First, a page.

Emory Report
January 29, 2007
Volume 59, Number 17

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January 29 , 2007
School of Nursing

by kay torrance

Karen Thomisee is just the kind of student Dean Marla Salmon believes will help lead the Nell Hodgson Woodruff School of Nursing to become one of the top five private schools of nursing in the world. Thomisee, a senior who will enter the nursing master’s program in the fall, has already compiled a resume with international experience and community outreach.

Thomisee is working on a program for obese teens at Grady Memorial Hospital and serves as education co-chair of the Emory International Student Nurses Association. She has traveled to Jamaica as part of the school’s Alternative Spring Break collaboration with a Jamaican nonprofit to serve AIDS patients and the poor. The Jamaica project is just one of many that embody the school’s values and its dedication to improving global health.

“Karen is a great example of the kind of student we nurture and develop,” said Salmon. “Our students want to make the world a better place through nursing, and as such they embody our core values of scholarship, leadership and social responsibility.”

Thomisee saw firsthand the school’s dedication to global health when she worked on the 2006 Global Governmental Health Partners Forum, organized by the school’s Lillian Carter Center for International Nursing. The forum brought together chief nursing officers from around the world to tackle one of the most important issues facing nursing: the shortage of nurses in almost every country worldwide. The CNOs and world health leaders didn’t just talk statistics and war stories. They explored programs in the Philippines and the United Kingdom that have successfully increased staffing, and they collaborated with others in their respective regions to develop plans to take home and put into action.

The nursing shortage also compounds the growing dearth of nursing faculty nationwide. As nursing faculty retire, there are too few coming up in the ranks of academia. In response, the nursing school established a fast-track summer program led by nursing professor Helen O’Shea to enable master’s-prepared nurses to become educators. Since its inception in 2003, the program has graduated 19 nurses who are now teaching at nursing schools and on clinical rotations throughout Georgia and even as far as the Bahamas. The nursing school is also fostering the education of nurses in other countries. O’Shea and Emory nursing faculty members helped the eastern European nation of Georgia develop the curriculum for its first university-level nursing school.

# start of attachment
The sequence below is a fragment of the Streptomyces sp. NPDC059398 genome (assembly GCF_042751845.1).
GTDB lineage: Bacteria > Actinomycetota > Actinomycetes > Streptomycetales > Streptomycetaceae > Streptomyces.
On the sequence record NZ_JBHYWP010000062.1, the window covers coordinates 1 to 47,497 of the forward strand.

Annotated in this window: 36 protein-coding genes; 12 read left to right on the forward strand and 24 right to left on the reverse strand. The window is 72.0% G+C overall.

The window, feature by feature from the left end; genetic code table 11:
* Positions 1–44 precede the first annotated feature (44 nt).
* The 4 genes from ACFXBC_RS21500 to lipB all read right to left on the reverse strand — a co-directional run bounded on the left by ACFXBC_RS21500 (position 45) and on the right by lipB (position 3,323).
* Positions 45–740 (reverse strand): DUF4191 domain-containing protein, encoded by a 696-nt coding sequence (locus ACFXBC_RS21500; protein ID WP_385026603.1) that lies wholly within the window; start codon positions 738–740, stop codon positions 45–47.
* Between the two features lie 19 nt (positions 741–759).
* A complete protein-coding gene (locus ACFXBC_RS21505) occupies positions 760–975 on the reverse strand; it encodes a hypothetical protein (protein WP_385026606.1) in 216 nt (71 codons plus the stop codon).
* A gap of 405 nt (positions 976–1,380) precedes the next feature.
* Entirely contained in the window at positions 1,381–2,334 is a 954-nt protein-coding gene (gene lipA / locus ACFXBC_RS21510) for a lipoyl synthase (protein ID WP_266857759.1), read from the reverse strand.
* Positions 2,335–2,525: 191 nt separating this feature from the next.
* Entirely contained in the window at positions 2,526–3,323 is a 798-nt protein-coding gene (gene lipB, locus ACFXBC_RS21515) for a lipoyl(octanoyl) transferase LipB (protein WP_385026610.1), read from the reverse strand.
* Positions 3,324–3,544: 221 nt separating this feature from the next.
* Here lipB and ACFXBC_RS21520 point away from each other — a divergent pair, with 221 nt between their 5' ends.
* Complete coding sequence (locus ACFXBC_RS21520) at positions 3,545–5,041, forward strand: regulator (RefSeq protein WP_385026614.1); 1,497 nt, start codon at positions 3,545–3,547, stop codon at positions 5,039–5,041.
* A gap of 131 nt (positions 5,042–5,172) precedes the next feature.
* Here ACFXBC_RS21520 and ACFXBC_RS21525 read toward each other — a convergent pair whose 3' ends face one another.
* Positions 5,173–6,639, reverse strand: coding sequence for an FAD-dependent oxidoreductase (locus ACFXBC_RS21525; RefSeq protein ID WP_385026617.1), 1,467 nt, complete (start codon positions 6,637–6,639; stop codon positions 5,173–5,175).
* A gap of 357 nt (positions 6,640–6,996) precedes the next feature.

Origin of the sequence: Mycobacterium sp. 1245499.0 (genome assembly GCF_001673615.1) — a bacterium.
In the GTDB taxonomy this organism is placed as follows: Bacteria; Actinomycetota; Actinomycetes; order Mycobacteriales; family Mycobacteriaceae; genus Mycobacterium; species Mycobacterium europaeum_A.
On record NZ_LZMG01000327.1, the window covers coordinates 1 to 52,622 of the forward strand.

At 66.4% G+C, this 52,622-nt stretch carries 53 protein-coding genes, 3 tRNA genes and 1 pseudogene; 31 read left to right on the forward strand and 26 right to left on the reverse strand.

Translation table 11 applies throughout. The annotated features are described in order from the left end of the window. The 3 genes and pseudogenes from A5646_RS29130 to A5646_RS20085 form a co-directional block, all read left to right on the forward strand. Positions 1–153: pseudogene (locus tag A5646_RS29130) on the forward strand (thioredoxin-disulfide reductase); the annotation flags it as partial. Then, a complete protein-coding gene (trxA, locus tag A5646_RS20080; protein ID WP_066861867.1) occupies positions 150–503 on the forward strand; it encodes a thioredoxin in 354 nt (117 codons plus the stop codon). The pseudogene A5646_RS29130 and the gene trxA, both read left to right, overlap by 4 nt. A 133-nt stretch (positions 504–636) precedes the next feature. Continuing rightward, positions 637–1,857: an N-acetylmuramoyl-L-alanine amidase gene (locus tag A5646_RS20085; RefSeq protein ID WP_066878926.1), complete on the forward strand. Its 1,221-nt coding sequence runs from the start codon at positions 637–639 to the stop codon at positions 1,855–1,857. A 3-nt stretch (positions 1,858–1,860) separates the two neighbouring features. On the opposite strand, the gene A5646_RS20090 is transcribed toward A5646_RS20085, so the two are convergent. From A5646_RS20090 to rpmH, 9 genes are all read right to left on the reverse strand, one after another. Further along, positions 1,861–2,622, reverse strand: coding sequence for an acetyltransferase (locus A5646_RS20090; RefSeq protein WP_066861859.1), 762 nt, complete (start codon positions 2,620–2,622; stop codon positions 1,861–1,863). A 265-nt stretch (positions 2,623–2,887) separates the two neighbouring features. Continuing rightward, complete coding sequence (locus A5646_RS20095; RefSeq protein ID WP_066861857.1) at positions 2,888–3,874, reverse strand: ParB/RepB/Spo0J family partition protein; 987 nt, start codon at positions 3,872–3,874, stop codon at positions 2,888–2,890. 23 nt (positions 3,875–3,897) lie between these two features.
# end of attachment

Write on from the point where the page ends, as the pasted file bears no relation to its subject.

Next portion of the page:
The school also created a number of new positions and hired nationally known faculty. The school developed a new Office of Research and recruited Kenneth Hepburn from the University of Minnesota to lead it. Another recruit from the University of Minnesota is Marsha Lewis, the school’s first associate dean for education. The school also recruited its second Institute of Medicine member, Sue Donaldson, from Johns Hopkins University, where she served as dean of the nursing school. To help bolster the school’s clinical programs, Susan Mitchell Grant, chief nursing officer of Emory Healthcare, was appointed assistant dean for clinical leadership.

Susan Perlman is the new administrative director of the Office of Service Learning, which facilitates the school’s long-standing focus on instructional community service. She’ll help place students at a new service-learning site, Gateway Center, which is run by Atlanta’s Regional Commission on Homelessness. Gateway connects the homeless with community services that can help them move toward self-sufficiency. Under the direction of nursing instructor Monica Donohue, community health nursing students complete a five-week rotation at Gateway, providing needed services such as foot care or blood pressure screening. Students also care for homeless patients recently discharged from hospitals at Gateway’s respite facility, and are responsible for developing a health care project for Gateway’s clients.

Thomisee, who earned a bachelor’s degree in photography and worked at a North Carolina newspaper before coming to the School of Nursing, said the various service projects have exposed her to a wide range of career avenues within nursing. “I don’t think I would have appreciated nursing when I was younger,” she said. “I didn’t know the possibilities.”